Be sure to sign up for the weekly RV Travel Newsletter, published continuously every Saturday since 2001. Click here.
Huge RV parts & accessories store!
You have never seen so many RV parts and accessories in one place! And, Wow! Check out those low prices! Click to shop or browse!

Tuesday, January 19, 2010

National Forest campsite fees rise in Oregon

Camping fees have been increased in Oregon's Rogue River-Siskiyou National Forest campsites in the High Cascades and Gold Beach ranger districts to help pay for maintenance and improvements, officials said.

Camping fees, which had ranged from $5 to $10 per night at each site, have been increased to a range of $8 to $15 per night, according to forest spokesman Paul Galloway.


"We needed to increase the fees to be able to do some backlog maintenance at these sites and make them sustainable into the future," he said.

Many of the forest's developed recreation sites are 30 to 50 years old, he said, and most have received little in the way of basic maintenance or improvements over the years.

The new fee structure, which went into effect on Friday, is one of the results of a 2008 recreation facility analysis of more than 200 developed recreation sites in the forest.

"These were locations we identified during the analysis," he said of the sites selected for increases.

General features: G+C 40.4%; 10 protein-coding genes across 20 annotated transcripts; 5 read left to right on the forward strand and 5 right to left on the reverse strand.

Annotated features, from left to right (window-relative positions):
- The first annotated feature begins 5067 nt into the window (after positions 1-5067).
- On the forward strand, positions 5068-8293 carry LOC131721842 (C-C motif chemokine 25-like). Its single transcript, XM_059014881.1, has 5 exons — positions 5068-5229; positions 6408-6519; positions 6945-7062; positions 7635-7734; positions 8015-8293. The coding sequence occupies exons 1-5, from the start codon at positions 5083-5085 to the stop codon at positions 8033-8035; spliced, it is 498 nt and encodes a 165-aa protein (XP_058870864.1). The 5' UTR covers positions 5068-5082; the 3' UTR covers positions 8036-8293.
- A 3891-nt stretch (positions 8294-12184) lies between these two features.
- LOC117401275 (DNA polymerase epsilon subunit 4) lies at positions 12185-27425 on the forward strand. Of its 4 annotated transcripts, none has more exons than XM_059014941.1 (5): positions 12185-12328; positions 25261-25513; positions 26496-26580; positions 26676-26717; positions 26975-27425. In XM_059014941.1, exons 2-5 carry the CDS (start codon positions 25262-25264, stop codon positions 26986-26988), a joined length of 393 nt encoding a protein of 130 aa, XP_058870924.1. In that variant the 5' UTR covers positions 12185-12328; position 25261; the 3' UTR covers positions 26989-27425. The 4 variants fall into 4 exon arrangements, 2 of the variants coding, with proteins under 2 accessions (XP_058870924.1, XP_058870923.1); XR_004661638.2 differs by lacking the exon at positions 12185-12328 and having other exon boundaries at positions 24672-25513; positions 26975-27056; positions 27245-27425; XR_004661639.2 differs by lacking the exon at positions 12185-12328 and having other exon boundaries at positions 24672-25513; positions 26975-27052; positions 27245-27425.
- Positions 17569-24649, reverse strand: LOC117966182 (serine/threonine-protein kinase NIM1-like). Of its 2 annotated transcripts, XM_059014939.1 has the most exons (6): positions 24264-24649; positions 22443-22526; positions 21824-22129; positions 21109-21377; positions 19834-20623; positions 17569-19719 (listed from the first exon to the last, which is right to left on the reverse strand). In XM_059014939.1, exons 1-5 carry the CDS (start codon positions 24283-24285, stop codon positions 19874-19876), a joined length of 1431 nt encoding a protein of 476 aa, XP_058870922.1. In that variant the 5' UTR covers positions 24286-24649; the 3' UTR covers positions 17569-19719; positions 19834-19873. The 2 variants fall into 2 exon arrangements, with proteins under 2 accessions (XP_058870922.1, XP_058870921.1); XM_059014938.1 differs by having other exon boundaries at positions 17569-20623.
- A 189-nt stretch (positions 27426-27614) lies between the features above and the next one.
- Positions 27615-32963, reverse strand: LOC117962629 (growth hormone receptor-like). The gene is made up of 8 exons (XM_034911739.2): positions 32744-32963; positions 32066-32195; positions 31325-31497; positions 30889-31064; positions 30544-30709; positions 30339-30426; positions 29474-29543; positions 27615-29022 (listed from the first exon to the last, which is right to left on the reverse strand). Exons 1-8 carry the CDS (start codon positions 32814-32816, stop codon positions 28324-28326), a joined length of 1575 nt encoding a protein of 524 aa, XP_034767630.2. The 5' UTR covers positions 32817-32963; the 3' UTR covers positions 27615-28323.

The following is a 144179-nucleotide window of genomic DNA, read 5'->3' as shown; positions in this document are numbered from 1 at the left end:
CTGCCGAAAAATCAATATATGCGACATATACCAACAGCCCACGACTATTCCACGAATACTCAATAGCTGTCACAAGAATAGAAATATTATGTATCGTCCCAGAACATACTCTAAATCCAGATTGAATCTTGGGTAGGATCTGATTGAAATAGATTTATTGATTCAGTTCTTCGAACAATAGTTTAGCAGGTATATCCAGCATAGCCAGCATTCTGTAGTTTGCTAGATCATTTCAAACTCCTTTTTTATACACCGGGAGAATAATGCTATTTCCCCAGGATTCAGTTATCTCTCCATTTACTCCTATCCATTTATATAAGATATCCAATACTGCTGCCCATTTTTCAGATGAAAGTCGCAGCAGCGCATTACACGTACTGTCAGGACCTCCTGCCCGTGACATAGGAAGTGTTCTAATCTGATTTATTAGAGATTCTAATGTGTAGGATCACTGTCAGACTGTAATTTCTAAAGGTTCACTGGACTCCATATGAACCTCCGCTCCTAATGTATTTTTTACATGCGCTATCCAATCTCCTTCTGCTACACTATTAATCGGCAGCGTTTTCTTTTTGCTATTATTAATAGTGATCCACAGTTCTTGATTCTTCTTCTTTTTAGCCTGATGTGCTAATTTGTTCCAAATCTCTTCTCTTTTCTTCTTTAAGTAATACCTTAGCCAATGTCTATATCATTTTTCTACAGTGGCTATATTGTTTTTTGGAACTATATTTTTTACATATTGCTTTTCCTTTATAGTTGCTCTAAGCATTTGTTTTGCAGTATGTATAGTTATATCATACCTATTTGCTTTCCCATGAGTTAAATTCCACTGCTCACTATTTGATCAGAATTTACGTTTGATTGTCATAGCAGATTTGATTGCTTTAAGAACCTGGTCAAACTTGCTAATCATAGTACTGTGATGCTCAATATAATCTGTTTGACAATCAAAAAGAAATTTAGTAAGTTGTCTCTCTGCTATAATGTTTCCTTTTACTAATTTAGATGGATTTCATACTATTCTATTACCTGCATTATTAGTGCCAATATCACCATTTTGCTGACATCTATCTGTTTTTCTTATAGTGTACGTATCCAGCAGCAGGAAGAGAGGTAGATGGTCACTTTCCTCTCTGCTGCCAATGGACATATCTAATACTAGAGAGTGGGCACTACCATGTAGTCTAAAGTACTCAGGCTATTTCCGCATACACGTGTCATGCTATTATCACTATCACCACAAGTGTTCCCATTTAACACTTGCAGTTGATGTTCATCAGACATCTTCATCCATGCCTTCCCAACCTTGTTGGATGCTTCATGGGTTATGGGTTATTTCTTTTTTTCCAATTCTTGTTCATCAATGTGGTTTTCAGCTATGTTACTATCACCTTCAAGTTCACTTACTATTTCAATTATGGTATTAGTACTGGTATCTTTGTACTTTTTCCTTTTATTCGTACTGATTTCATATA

Ninety-five percent of the funds collected from the recreation fee sites will remain in the forest to help fund needed improvements, he added.

3 comments:

  1. The Forest Service may say 95 per cent goes back to the public. But most of that is for Forest Service Employees' salaries, and expenses for collecting and enforcement of the fees; rather than any real rennovations or improvements. The people that are more into boondocking don't care about improvements anyway. They'd rather have a natural setting, without having to pay any fees at all. In many situations, the Forest Service's role is superfluous to enjoying the forest.

    ReplyDelete
  2. Let those who desire "improvements" pay for them. All BLM and National Forests and, yes, National Parks and Monuments should have areas for primitive camping without charge. Last time I checked these areas belong to the citizens, and are supported with tax monies.

    ReplyDelete
  3. I find that Americans are very good business people and what makes good sense is to have cheaper camping and this will bring more money to the states.

    ReplyDelete